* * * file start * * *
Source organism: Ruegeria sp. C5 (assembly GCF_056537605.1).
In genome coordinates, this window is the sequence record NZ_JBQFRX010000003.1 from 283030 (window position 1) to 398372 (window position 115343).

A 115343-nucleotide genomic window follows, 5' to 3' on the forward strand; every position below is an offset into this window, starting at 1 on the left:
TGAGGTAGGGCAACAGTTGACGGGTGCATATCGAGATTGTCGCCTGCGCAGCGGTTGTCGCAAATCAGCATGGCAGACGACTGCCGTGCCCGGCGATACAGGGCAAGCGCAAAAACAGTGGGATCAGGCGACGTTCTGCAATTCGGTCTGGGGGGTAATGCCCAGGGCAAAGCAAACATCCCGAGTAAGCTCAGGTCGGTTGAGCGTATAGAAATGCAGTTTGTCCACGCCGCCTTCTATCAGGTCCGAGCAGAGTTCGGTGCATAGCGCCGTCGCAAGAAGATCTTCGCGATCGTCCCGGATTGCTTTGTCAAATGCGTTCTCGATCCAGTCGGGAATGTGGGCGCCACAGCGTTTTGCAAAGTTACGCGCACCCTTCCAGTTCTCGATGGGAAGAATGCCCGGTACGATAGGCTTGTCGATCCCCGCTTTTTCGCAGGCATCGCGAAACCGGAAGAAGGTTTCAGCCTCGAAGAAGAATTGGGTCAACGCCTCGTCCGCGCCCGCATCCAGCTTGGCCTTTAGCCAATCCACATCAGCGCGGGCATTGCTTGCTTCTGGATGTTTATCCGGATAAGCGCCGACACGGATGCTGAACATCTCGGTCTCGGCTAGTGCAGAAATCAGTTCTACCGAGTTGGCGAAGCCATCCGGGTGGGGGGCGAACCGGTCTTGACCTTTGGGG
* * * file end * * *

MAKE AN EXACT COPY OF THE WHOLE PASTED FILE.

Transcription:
Source organism: Ruegeria sp. C5 (assembly GCF_056537605.1).
In genome coordinates, this window is the sequence record NZ_JBQFRX010000003.1 from 283030 (window position 1) to 398372 (window position 115343).

A 115343-nucleotide genomic window follows, 5' to 3' on the forward strand; every position below is an offset into this window, starting at 1 on the left:
TGAGGTAGGGCAACAGTTGACGGGTGCATATCGAGATTGTCGCCTGCGCAGCGGTTGTCGCAAATCAGCATGGCAGACGACTGCCGTGCCCGGCGATACAGGGCAAGCGCAAAAACAGTGGGATCAGGCGACGTTCTGCAATTCGGTCTGGGGGGTAATGCCCAGGGCAAAGCAAACATCCCGAGTAAGCTCAGGTCGGTTGAGCGTATAGAAATGCAGTTTGTCCACGCCGCCTTCTATCAGGTCCGAGCAGAGTTCGGTGCATAGCGCCGTCGCAAGAAGATCTTCGCGATCGTCCCGGATTGCTTTGTCAAATGCGTTCTCGATCCAGTCGGGAATGTGGGCGCCACAGCGTTTTGCAAAGTTACGCGCACCCTTCCAGTTCTCGATGGGAAGAATGCCCGGTACGATAGGCTTGTCGATCCCCGCTTTTTCGCAGGCATCGCGAAACCGGAAGAAGGTTTCAGCCTCGAAGAAGAATTGGGTCAACGCCTCGTCCGCGCCCGCATCCAGCTTGGCCTTTAGCCAATCCACATCAGCGCGGGCATTGCTTGCTTCTGGATGTTTATCCGGATAAGCGCCGACACGGATGCTGAACATCTCGGTCTCGGCTAGTGCAGAAATCAGTTCTACCGAGTTGGCGAAGCCATCCGGGTGGGGGGCGAACCGGTCTTGACCTTTGGGG